Higher Seminar Series: Writing in a Foreign Language
Higher Seminar Series from 11 April to 11 May led by Dr. Eugenia Kelbert.
Dr. Eugenia Kelbert is a prominent scholar in the field of translingualism. She has a PhD in Comparative Literature at Yale University and an MPhil in Translation Studies at the Ecole Supérieure d’Interprètes et de Traducteurs (ESIT) in Paris. Her dissertation won the ACLA Charles Bernheimer Prize for outstanding dissertation in Comparative Literature in 2016. She has published on translingual poetry and prose by Rainer Maria Rilke, Eugene Jolas and Joseph Brodsky, among others, and is involved in collaborations in Comparative Literature, multilingulism, neuroscience and Digital Humanities.
Writing, in the title, refers both to the process and the product. The seminars, therefore, cover literature written in the foreign language of the author as well as the light it sheds on the process of second-language writing today. Kelbert will focus especially on poetry and prose written in English by non-native English speakers such as Joseph Conrad, Romain Gary, Joseph Brodsky, Vladimir Nabokov, Eugene Jolas and others in the 20th and 21st centuries.
The five seminars, which will all take place in E890 are:
April 11 (Tuesday), 2-4 – Introduction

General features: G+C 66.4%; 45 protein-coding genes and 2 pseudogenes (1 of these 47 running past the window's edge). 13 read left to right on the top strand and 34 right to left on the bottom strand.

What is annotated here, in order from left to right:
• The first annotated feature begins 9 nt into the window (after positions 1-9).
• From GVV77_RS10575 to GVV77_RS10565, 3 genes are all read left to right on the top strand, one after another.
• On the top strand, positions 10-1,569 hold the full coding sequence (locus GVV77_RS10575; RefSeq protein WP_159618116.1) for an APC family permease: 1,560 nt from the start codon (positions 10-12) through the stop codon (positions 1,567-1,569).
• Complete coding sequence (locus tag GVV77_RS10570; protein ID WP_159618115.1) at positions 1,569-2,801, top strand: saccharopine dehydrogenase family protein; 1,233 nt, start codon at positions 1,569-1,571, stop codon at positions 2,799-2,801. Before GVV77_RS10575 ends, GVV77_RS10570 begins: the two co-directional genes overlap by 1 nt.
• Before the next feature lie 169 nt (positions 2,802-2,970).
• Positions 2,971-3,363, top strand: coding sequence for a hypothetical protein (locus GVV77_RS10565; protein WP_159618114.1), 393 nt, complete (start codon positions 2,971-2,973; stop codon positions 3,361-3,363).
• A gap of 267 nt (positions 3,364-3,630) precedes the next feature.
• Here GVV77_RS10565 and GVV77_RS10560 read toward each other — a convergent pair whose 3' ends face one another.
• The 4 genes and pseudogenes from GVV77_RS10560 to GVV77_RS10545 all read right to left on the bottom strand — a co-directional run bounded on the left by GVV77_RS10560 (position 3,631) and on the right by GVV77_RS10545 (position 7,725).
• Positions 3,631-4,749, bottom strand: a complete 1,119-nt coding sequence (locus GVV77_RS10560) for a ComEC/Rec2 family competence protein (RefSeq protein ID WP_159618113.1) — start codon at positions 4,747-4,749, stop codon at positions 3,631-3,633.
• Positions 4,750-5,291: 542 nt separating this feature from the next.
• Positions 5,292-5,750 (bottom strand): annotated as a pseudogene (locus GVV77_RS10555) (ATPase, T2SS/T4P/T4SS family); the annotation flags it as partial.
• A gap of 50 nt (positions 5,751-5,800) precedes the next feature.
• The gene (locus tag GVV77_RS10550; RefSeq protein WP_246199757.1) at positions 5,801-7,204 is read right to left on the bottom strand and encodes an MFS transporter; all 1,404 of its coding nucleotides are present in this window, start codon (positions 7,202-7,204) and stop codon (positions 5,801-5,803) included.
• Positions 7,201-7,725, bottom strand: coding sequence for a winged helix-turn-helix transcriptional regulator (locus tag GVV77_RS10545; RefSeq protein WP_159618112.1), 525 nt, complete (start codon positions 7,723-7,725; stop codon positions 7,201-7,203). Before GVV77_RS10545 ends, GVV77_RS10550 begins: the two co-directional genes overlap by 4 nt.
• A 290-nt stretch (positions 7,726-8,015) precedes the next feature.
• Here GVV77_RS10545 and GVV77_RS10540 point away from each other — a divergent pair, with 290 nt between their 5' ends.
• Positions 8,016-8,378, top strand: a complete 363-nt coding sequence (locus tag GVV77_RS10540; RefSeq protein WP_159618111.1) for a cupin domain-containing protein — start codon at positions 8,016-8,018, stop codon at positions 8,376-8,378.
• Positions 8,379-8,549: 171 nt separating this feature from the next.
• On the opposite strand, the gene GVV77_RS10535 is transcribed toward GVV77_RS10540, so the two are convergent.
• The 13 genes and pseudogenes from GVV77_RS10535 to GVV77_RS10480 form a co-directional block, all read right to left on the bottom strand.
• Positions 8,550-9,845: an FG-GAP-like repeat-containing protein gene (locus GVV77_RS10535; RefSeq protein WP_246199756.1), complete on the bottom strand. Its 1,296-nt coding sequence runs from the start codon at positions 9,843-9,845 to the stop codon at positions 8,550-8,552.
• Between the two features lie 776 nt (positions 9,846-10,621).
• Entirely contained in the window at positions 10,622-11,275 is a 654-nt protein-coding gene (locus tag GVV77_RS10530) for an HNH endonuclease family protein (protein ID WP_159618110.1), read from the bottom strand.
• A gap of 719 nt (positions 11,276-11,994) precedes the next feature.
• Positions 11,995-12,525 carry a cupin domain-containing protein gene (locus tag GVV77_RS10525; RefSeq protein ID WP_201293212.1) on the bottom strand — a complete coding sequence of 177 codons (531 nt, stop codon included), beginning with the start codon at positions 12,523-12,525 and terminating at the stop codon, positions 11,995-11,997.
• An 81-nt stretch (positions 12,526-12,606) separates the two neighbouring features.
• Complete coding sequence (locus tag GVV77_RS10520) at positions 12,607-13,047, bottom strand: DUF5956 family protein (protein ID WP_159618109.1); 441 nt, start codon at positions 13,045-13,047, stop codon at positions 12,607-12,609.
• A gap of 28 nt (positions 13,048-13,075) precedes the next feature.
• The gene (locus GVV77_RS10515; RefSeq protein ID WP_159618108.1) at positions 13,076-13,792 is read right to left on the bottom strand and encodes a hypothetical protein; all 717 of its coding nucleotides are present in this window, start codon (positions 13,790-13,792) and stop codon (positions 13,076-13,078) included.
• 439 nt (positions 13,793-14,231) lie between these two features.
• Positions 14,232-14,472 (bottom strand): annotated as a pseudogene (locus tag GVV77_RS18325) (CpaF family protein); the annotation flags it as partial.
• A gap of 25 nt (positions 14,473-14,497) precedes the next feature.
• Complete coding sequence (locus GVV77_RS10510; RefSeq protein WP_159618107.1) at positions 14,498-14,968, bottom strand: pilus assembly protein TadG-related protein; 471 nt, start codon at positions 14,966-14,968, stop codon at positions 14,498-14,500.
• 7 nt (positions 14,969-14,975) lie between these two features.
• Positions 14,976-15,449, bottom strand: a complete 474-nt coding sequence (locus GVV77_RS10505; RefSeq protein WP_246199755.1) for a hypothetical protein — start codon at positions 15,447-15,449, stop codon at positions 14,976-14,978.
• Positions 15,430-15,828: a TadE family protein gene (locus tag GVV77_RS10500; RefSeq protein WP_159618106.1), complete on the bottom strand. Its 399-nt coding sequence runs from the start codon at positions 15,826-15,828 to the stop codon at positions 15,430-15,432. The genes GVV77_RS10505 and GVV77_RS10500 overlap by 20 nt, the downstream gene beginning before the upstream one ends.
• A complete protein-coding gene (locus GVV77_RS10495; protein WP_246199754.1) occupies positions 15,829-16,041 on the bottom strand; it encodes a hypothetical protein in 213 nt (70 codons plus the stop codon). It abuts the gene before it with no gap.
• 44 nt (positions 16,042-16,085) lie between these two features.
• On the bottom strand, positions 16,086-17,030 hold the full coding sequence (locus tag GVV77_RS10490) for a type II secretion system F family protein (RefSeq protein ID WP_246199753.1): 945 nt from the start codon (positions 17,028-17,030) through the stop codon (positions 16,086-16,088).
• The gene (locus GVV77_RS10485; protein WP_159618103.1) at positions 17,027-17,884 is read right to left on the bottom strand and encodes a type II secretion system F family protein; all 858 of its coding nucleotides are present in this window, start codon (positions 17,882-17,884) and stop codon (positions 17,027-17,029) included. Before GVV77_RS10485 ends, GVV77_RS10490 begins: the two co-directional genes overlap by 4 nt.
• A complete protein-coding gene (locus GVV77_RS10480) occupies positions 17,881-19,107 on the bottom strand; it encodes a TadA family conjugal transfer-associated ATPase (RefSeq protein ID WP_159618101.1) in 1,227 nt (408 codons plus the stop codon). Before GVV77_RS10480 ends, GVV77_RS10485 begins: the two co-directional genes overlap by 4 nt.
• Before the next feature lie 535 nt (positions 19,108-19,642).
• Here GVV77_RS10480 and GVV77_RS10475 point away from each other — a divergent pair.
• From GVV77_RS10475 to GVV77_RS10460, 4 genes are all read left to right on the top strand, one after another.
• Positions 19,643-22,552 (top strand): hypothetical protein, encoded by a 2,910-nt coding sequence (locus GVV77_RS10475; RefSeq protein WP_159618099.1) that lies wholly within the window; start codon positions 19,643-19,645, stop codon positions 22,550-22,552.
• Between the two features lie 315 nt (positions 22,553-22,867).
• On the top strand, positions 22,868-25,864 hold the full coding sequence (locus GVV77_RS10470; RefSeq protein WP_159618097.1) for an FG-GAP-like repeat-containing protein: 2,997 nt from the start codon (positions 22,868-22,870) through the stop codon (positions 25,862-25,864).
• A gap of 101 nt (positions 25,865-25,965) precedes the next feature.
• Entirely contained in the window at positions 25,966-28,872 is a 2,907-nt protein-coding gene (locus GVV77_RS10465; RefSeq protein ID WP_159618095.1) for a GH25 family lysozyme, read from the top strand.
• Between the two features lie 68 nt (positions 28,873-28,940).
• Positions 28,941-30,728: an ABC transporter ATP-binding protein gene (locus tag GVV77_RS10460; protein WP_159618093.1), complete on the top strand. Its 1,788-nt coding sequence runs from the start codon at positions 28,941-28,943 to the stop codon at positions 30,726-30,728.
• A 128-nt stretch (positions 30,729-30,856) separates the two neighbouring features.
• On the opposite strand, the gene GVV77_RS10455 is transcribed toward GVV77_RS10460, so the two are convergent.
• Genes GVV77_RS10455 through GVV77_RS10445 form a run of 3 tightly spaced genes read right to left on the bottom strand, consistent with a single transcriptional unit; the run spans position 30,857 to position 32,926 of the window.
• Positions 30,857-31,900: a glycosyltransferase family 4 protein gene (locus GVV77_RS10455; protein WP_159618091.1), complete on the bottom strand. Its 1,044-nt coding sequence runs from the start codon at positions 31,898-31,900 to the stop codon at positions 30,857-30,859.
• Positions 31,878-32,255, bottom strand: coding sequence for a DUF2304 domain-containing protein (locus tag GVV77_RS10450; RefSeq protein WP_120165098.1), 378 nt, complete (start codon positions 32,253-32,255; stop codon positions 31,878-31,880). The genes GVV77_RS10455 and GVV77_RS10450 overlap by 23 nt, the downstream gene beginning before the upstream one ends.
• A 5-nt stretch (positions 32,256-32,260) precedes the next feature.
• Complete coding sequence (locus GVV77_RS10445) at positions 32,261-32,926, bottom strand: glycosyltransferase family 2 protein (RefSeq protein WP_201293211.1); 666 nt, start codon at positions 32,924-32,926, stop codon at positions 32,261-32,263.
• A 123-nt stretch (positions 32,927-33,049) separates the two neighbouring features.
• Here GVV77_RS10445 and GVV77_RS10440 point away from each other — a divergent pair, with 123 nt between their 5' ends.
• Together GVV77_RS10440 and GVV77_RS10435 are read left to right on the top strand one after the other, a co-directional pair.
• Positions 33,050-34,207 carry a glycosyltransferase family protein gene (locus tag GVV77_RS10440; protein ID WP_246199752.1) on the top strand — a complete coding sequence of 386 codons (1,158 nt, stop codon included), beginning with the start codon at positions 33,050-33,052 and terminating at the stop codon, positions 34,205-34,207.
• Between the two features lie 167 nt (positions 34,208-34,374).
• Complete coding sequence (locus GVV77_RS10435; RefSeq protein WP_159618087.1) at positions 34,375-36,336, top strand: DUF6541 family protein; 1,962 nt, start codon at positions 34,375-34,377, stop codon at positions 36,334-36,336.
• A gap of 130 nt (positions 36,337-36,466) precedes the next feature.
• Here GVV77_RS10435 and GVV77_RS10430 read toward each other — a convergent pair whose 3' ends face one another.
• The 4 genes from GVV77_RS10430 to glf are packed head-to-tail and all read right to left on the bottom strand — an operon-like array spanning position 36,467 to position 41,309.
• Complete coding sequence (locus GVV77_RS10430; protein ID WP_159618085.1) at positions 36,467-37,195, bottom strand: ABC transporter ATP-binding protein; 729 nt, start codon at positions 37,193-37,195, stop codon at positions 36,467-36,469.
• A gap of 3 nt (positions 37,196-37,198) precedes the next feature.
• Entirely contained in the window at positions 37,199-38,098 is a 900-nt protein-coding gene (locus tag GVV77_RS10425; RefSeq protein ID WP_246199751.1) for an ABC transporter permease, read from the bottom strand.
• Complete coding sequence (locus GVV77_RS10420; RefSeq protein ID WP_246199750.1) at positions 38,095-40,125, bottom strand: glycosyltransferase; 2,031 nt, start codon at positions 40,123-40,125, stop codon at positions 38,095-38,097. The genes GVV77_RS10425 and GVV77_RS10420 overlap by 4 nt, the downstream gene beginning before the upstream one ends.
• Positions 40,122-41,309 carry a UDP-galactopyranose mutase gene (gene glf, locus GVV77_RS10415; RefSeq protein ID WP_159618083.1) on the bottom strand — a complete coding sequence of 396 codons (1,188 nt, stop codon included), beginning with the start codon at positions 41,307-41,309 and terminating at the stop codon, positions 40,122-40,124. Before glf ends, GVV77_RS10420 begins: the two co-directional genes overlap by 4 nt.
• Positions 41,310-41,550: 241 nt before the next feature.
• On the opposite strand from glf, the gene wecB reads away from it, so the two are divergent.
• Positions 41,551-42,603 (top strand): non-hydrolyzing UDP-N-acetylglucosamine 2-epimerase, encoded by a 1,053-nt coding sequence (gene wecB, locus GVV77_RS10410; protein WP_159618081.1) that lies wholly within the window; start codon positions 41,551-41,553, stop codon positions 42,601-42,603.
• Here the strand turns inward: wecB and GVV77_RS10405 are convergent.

This introductory seminar will cover the dominating discourses around migrant and translingual (second-language) writing. I plan to offer an overview of autobiographical accounts of bilingual writers and how they, their readers and their critics speak of such fundamental issues as emigration, identity, language loyalty and hybridity. We will talk of the current research on the subject, the range of writers who may fall, worldwide, into the category of bilingual, translingual/exophone, transnational or migrant literature, the nuances within these categories and what they mean to the writers and their work. We will touch on all of these categories with a special focus on writing in a non-native language - that is to say, the kind of literature where the writer’s foreignness is at its most salient.
April 20 (Thursday), 2-4 – Cognitive Aspects of Translingualism